This prosecution of an attorney for permissible court conduct appears to be ridiculous use of government resources and punitive in nature. As a fellow immigration attorney, I can attest that we need access to our phones in immigration court and deserve access akin to government counsel (which we do not get, mind you). Phones are necessary as they provide access to schedules, the law, client files, etc. Silent use of an electronic device is by no means disruptive of proceedings. Moreover, opposing counsel is allowed COMPUTER and WIFI access while in immigration court—and many of us have witnessed opposing (government) counsel using their devices for non-work purposes (ie shopping). Finally, if Ms. Moriello’s cellphone use was disruptive, audio of those proceedings—which would be the best evidence of said disruption—should be provided to her attorney. If they are indeed confidential, confidential information can be redacted. Let’s be fair and reasonable here.
IJs can’t cite for contempt, so the rentacop on the scene calls local law enforcement, because he felt disrespected? Is that it?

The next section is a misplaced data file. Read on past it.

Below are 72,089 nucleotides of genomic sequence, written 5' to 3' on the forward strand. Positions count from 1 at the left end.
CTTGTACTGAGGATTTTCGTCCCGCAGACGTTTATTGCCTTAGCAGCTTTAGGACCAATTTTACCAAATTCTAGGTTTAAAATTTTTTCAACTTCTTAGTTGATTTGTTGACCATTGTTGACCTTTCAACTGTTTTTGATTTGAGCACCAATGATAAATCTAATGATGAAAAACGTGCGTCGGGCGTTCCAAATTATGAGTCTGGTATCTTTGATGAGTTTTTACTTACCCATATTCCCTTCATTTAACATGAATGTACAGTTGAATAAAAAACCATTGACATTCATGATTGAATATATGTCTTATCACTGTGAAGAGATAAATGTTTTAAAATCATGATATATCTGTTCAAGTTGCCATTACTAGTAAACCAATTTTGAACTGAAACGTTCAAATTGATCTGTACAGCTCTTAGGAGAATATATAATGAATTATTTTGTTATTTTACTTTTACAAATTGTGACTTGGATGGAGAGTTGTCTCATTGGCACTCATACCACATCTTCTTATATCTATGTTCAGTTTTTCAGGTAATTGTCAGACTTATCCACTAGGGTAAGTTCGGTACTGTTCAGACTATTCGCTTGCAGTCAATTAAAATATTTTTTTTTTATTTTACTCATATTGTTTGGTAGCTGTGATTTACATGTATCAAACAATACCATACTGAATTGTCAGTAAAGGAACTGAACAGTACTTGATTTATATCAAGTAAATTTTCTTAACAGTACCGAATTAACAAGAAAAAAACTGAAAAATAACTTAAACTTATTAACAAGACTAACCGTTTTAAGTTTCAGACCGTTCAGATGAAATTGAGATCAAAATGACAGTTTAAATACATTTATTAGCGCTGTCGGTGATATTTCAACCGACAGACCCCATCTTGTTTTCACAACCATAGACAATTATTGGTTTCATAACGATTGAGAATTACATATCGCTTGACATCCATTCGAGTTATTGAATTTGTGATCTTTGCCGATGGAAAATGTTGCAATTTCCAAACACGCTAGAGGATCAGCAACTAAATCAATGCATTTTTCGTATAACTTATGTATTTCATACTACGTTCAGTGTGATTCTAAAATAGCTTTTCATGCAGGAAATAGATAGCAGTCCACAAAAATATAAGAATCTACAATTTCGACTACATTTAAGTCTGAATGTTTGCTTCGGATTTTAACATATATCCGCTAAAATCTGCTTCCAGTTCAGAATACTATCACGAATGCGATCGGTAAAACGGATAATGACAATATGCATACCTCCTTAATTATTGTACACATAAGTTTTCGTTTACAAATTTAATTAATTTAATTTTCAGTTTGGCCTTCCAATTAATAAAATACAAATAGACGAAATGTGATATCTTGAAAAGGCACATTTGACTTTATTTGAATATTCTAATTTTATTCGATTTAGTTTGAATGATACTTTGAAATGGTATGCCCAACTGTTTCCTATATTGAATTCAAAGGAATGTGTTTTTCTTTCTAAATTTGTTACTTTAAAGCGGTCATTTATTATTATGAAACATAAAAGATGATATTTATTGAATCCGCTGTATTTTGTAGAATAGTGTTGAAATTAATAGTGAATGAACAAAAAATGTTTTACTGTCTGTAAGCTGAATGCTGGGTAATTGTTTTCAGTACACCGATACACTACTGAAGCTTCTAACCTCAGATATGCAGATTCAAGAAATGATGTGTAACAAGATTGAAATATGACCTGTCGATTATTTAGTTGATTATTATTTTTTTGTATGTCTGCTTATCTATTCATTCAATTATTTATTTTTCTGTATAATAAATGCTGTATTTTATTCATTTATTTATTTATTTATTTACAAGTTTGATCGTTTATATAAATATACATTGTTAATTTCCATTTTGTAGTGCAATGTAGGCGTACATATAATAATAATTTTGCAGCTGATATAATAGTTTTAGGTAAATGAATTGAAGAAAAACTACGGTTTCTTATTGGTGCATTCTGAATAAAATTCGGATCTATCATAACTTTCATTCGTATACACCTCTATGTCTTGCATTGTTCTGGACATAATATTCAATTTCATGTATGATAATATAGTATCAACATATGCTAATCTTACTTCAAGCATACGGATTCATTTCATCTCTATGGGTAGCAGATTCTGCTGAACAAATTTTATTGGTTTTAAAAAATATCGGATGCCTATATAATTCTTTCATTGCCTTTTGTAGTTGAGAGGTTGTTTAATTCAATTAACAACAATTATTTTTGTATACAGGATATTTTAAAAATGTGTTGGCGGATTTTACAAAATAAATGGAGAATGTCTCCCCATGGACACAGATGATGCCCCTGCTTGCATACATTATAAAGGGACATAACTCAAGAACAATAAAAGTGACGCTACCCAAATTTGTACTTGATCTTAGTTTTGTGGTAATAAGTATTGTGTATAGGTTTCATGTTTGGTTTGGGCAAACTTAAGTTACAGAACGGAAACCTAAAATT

Government attorneys in immigration court are regularly allowed to do things that immigration defense attorneys are not (blow off deadlines, use laptops, etc.). This is ridiculous, and should have been dropped long ago. I cannot believe that the U.S. government is wasting the time of AUSAs who should be working on serious matters. Instead, they literally made this into a federal case!
Barbara – Just one example of why attorneys are actually allowed to use their phones in court. If I get to court before my client does and I want to be able to tell the judge what is going on, I need to use my phone to text my office. If I step out of the courtroom to do this and the judge calls my case, I won’t be there to ask the judge to come back to me while I sort things out. Unless you want court to run half as fast anytime there’s unusually bad traffic anywhere in North or South Carolina (because respondents are coming from all over both states to appear in Charlotte Immigration Court), attorneys need to use their phones.